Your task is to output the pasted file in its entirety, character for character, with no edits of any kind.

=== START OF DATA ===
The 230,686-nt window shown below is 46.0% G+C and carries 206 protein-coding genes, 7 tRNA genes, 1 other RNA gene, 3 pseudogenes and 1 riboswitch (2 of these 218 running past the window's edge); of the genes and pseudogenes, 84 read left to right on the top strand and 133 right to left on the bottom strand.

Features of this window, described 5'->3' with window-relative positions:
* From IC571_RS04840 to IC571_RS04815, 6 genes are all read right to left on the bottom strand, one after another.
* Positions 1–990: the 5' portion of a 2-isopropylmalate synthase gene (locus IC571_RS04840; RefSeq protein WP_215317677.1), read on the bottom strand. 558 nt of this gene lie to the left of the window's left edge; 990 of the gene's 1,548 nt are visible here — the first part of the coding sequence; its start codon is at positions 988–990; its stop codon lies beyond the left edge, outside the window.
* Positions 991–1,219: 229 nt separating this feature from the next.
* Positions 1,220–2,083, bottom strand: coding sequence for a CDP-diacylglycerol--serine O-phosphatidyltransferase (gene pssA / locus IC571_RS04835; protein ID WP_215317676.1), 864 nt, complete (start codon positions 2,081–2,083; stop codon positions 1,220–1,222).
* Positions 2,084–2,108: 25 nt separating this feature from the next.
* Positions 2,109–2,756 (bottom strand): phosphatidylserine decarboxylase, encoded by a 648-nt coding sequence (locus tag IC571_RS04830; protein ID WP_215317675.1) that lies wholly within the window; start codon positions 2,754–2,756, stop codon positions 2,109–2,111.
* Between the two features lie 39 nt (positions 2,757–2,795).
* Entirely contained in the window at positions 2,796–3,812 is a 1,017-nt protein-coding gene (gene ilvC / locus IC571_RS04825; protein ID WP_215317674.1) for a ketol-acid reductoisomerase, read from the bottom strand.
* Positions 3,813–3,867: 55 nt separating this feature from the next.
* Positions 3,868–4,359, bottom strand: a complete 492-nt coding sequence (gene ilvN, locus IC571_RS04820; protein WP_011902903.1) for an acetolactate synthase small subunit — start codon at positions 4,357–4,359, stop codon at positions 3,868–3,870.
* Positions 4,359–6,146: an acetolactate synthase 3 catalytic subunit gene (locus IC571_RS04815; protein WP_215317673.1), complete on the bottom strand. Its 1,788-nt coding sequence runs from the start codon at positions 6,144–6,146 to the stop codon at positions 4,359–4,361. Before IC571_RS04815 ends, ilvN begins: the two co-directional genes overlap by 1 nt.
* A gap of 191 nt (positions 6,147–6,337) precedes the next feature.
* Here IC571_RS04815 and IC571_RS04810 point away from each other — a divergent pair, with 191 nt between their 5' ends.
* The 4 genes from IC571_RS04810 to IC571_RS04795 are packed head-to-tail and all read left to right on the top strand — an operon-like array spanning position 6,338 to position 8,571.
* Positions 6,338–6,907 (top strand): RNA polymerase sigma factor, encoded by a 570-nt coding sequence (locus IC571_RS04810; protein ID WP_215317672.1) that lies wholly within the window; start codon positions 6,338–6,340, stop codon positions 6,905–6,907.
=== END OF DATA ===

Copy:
The 230,686-nt window shown below is 46.0% G+C and carries 206 protein-coding genes, 7 tRNA genes, 1 other RNA gene, 3 pseudogenes and 1 riboswitch (2 of these 218 running past the window's edge); of the genes and pseudogenes, 84 read left to right on the top strand and 133 right to left on the bottom strand.

Features of this window, described 5'->3' with window-relative positions:
* From IC571_RS04840 to IC571_RS04815, 6 genes are all read right to left on the bottom strand, one after another.
* Positions 1–990: the 5' portion of a 2-isopropylmalate synthase gene (locus IC571_RS04840; RefSeq protein WP_215317677.1), read on the bottom strand. 558 nt of this gene lie to the left of the window's left edge; 990 of the gene's 1,548 nt are visible here — the first part of the coding sequence; its start codon is at positions 988–990; its stop codon lies beyond the left edge, outside the window.
* Positions 991–1,219: 229 nt separating this feature from the next.
* Positions 1,220–2,083, bottom strand: coding sequence for a CDP-diacylglycerol--serine O-phosphatidyltransferase (gene pssA / locus IC571_RS04835; protein ID WP_215317676.1), 864 nt, complete (start codon positions 2,081–2,083; stop codon positions 1,220–1,222).
* Positions 2,084–2,108: 25 nt separating this feature from the next.
* Positions 2,109–2,756 (bottom strand): phosphatidylserine decarboxylase, encoded by a 648-nt coding sequence (locus tag IC571_RS04830; protein ID WP_215317675.1) that lies wholly within the window; start codon positions 2,754–2,756, stop codon positions 2,109–2,111.
* Between the two features lie 39 nt (positions 2,757–2,795).
* Entirely contained in the window at positions 2,796–3,812 is a 1,017-nt protein-coding gene (gene ilvC / locus IC571_RS04825; protein ID WP_215317674.1) for a ketol-acid reductoisomerase, read from the bottom strand.
* Positions 3,813–3,867: 55 nt separating this feature from the next.
* Positions 3,868–4,359, bottom strand: a complete 492-nt coding sequence (gene ilvN, locus IC571_RS04820; protein WP_011902903.1) for an acetolactate synthase small subunit — start codon at positions 4,357–4,359, stop codon at positions 3,868–3,870.
* Positions 4,359–6,146: an acetolactate synthase 3 catalytic subunit gene (locus IC571_RS04815; protein WP_215317673.1), complete on the bottom strand. Its 1,788-nt coding sequence runs from the start codon at positions 6,144–6,146 to the stop codon at positions 4,359–4,361. Before IC571_RS04815 ends, ilvN begins: the two co-directional genes overlap by 1 nt.
* A gap of 191 nt (positions 6,147–6,337) precedes the next feature.
* Here IC571_RS04815 and IC571_RS04810 point away from each other — a divergent pair, with 191 nt between their 5' ends.
* The 4 genes from IC571_RS04810 to IC571_RS04795 are packed head-to-tail and all read left to right on the top strand — an operon-like array spanning position 6,338 to position 8,571.
* Positions 6,338–6,907 (top strand): RNA polymerase sigma factor, encoded by a 570-nt coding sequence (locus IC571_RS04810; protein ID WP_215317672.1) that lies wholly within the window; start codon positions 6,338–6,340, stop codon positions 6,905–6,907.